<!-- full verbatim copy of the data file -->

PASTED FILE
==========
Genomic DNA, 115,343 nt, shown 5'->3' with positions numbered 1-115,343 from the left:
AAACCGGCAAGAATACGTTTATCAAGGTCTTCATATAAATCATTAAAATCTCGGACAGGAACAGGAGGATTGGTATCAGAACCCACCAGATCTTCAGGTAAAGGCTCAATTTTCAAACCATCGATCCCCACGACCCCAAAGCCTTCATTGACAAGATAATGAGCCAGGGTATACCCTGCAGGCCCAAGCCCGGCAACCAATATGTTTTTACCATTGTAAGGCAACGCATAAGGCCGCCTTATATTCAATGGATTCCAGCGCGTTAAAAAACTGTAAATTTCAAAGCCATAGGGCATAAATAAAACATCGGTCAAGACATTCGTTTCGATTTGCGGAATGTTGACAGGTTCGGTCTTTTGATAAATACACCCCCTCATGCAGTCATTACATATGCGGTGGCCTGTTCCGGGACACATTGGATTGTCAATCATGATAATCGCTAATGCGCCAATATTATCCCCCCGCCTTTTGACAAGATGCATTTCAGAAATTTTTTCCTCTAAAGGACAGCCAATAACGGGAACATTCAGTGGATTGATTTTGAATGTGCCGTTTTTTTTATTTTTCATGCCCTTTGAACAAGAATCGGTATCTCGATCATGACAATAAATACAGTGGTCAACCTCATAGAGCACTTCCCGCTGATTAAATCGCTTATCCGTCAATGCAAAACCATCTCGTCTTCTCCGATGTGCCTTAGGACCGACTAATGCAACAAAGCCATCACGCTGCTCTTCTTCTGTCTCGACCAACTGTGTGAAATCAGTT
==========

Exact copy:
Genomic DNA, 115,343 nt, shown 5'->3' with positions numbered 1-115,343 from the left:
AAACCGGCAAGAATACGTTTATCAAGGTCTTCATATAAATCATTAAAATCTCGGACAGGAACAGGAGGATTGGTATCAGAACCCACCAGATCTTCAGGTAAAGGCTCAATTTTCAAACCATCGATCCCCACGACCCCAAAGCCTTCATTGACAAGATAATGAGCCAGGGTATACCCTGCAGGCCCAAGCCCGGCAACCAATATGTTTTTACCATTGTAAGGCAACGCATAAGGCCGCCTTATATTCAATGGATTCCAGCGCGTTAAAAAACTGTAAATTTCAAAGCCATAGGGCATAAATAAAACATCGGTCAAGACATTCGTTTCGATTTGCGGAATGTTGACAGGTTCGGTCTTTTGATAAATACACCCCCTCATGCAGTCATTACATATGCGGTGGCCTGTTCCGGGACACATTGGATTGTCAATCATGATAATCGCTAATGCGCCAATATTATCCCCCCGCCTTTTGACAAGATGCATTTCAGAAATTTTTTCCTCTAAAGGACAGCCAATAACGGGAACATTCAGTGGATTGATTTTGAATGTGCCGTTTTTTTTATTTTTCATGCCCTTTGAACAAGAATCGGTATCTCGATCATGACAATAAATACAGTGGTCAACCTCATAGAGCACTTCCCGCTGATTAAATCGCTTATCCGTCAATGCAAAACCATCTCGTCTTCTCCGATGTGCCTTAGGACCGACTAATGCAACAAAGCCATCACGCTGCTCTTCTTCTGTCTCGACCAACTGTGTGAAATCAGTT